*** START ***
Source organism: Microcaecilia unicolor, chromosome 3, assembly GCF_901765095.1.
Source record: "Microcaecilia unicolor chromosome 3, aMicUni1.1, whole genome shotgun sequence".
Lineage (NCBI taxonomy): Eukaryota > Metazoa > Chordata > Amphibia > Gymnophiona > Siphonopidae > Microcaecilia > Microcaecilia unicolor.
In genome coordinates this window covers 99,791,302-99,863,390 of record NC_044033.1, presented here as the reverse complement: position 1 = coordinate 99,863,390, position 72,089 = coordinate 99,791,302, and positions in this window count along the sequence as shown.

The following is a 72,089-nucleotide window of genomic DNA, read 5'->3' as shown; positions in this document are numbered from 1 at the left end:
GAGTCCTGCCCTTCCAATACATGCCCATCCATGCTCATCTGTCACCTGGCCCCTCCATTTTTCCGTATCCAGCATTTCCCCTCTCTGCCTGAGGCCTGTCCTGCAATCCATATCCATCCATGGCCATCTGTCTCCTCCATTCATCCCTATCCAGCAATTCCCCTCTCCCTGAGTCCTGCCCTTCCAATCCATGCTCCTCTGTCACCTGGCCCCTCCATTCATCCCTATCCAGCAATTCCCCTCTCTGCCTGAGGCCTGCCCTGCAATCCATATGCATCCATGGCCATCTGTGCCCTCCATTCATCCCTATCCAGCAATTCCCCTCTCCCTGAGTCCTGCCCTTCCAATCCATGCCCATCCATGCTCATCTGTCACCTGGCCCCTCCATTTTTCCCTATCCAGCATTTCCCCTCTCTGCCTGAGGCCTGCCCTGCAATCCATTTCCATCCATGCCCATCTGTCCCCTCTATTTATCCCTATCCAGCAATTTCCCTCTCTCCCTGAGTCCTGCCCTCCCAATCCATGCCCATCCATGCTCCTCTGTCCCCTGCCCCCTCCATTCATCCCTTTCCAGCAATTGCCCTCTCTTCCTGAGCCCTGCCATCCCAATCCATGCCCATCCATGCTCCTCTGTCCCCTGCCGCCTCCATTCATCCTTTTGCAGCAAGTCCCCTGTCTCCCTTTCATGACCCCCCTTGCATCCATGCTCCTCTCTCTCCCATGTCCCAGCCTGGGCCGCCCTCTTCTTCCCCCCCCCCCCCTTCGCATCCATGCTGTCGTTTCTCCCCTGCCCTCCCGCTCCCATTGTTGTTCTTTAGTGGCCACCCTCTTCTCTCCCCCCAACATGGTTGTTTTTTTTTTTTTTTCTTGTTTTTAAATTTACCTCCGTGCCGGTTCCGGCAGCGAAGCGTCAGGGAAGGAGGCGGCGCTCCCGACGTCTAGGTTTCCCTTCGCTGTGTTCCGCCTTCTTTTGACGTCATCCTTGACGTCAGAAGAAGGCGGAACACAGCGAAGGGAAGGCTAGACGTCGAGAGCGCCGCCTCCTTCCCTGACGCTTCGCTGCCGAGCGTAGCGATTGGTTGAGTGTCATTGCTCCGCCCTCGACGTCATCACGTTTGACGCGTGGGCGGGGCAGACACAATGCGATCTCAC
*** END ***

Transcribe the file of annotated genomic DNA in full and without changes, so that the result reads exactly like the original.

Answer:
Source organism: Microcaecilia unicolor, chromosome 3, assembly GCF_901765095.1.
Source record: "Microcaecilia unicolor chromosome 3, aMicUni1.1, whole genome shotgun sequence".
Lineage (NCBI taxonomy): Eukaryota > Metazoa > Chordata > Amphibia > Gymnophiona > Siphonopidae > Microcaecilia > Microcaecilia unicolor.
In genome coordinates this window covers 99,791,302-99,863,390 of record NC_044033.1, presented here as the reverse complement: position 1 = coordinate 99,863,390, position 72,089 = coordinate 99,791,302, and positions in this window count along the sequence as shown.

The following is a 72,089-nucleotide window of genomic DNA, read 5'->3' as shown; positions in this document are numbered from 1 at the left end:
GAGTCCTGCCCTTCCAATACATGCCCATCCATGCTCATCTGTCACCTGGCCCCTCCATTTTTCCGTATCCAGCATTTCCCCTCTCTGCCTGAGGCCTGTCCTGCAATCCATATCCATCCATGGCCATCTGTCTCCTCCATTCATCCCTATCCAGCAATTCCCCTCTCCCTGAGTCCTGCCCTTCCAATCCATGCTCCTCTGTCACCTGGCCCCTCCATTCATCCCTATCCAGCAATTCCCCTCTCTGCCTGAGGCCTGCCCTGCAATCCATATGCATCCATGGCCATCTGTGCCCTCCATTCATCCCTATCCAGCAATTCCCCTCTCCCTGAGTCCTGCCCTTCCAATCCATGCCCATCCATGCTCATCTGTCACCTGGCCCCTCCATTTTTCCCTATCCAGCATTTCCCCTCTCTGCCTGAGGCCTGCCCTGCAATCCATTTCCATCCATGCCCATCTGTCCCCTCTATTTATCCCTATCCAGCAATTTCCCTCTCTCCCTGAGTCCTGCCCTCCCAATCCATGCCCATCCATGCTCCTCTGTCCCCTGCCCCCTCCATTCATCCCTTTCCAGCAATTGCCCTCTCTTCCTGAGCCCTGCCATCCCAATCCATGCCCATCCATGCTCCTCTGTCCCCTGCCGCCTCCATTCATCCTTTTGCAGCAAGTCCCCTGTCTCCCTTTCATGACCCCCCTTGCATCCATGCTCCTCTCTCTCCCATGTCCCAGCCTGGGCCGCCCTCTTCTTCCCCCCCCCCCCCTTCGCATCCATGCTGTCGTTTCTCCCCTGCCCTCCCGCTCCCATTGTTGTTCTTTAGTGGCCACCCTCTTCTCTCCCCCCAACATGGTTGTTTTTTTTTTTTTTTCTTGTTTTTAAATTTACCTCCGTGCCGGTTCCGGCAGCGAAGCGTCAGGGAAGGAGGCGGCGCTCCCGACGTCTAGGTTTCCCTTCGCTGTGTTCCGCCTTCTTTTGACGTCATCCTTGACGTCAGAAGAAGGCGGAACACAGCGAAGGGAAGGCTAGACGTCGAGAGCGCCGCCTCCTTCCCTGACGCTTCGCTGCCGAGCGTAGCGATTGGTTGAGTGTCATTGCTCCGCCCTCGACGTCATCACGTTTGACGCGTGGGCGGGGCAGACACAATGCGATCTCAC